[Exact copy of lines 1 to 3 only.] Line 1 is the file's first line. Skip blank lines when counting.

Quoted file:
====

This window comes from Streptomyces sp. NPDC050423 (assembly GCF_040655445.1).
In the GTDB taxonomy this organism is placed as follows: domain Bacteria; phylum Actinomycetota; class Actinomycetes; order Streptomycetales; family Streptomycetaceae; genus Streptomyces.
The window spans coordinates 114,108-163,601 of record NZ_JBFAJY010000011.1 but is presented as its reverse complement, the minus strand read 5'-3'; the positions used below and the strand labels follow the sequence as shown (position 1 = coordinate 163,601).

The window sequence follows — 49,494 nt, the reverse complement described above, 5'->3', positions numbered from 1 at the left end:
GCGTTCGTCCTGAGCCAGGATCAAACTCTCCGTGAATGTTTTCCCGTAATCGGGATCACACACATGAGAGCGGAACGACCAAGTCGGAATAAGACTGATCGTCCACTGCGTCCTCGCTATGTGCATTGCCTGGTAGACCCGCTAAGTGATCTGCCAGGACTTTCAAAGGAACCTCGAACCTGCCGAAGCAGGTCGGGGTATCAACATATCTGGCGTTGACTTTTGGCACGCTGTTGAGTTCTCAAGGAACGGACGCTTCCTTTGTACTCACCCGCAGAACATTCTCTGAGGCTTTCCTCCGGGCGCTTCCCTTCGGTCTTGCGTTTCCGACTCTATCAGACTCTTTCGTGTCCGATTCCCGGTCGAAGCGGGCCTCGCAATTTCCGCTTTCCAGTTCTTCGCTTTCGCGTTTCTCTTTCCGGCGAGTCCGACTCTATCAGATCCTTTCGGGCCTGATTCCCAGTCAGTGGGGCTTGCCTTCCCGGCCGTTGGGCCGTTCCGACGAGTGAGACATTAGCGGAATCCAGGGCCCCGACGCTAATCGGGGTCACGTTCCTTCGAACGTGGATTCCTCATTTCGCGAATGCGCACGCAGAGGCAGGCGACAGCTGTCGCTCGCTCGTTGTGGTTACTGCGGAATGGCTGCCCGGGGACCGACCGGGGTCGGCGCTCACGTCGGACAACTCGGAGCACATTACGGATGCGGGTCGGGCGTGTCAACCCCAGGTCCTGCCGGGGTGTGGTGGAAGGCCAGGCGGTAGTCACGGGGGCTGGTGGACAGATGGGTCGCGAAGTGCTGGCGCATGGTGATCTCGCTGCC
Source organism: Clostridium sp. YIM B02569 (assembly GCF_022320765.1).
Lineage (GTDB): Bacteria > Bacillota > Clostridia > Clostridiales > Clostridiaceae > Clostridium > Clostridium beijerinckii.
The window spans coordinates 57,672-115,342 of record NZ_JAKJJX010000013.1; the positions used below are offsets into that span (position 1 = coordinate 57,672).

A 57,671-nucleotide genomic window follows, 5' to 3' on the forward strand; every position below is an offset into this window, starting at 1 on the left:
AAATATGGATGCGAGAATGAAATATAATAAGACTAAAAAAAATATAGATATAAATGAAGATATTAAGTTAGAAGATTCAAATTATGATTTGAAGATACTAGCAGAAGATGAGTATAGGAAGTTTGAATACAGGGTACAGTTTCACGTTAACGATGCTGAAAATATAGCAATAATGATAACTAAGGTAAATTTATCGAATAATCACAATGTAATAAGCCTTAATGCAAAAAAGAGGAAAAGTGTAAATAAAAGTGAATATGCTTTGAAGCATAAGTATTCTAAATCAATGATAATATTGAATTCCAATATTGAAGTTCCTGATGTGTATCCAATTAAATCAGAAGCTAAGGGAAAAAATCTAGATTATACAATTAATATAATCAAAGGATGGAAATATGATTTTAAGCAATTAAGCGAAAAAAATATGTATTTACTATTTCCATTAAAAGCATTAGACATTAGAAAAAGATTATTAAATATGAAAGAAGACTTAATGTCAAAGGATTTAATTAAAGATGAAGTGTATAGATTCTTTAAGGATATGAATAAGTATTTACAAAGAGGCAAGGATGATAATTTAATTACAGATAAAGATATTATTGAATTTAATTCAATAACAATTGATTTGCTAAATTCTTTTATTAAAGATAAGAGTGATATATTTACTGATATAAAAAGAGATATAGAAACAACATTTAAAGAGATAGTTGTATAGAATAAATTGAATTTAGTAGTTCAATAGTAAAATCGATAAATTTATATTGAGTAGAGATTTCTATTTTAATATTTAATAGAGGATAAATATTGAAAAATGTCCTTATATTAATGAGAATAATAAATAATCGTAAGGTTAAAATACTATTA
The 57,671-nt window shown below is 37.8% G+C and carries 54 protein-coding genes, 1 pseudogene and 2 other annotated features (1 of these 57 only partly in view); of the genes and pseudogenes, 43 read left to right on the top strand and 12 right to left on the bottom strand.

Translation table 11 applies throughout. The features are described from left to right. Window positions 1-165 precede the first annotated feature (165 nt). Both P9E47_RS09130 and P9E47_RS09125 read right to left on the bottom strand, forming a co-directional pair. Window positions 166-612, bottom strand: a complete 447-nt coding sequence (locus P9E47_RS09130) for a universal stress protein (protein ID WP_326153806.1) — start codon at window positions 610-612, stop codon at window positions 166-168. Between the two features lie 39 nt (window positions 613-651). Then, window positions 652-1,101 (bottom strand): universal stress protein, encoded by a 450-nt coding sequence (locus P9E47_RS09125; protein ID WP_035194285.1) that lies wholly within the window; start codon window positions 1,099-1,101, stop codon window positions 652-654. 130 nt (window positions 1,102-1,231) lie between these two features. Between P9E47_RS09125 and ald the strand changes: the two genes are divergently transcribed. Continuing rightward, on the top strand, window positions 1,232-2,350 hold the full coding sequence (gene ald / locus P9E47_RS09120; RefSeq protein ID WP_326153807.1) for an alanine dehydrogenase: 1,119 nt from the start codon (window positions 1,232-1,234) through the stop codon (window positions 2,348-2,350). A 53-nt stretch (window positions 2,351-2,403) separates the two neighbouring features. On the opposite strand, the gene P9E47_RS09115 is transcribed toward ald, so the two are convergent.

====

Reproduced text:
This window comes from Streptomyces sp. NPDC050423 (assembly GCF_040655445.1).
In the GTDB taxonomy this organism is placed as follows: domain Bacteria; phylum Actinomycetota; class Actinomycetes; order Streptomycetales; family Streptomycetaceae; genus Streptomyces.
The window spans coordinates 114,108-163,601 of record NZ_JBFAJY010000011.1 but is presented as its reverse complement, the minus strand read 5'-3'; the positions used below and the strand labels follow the sequence as shown (position 1 = coordinate 163,601).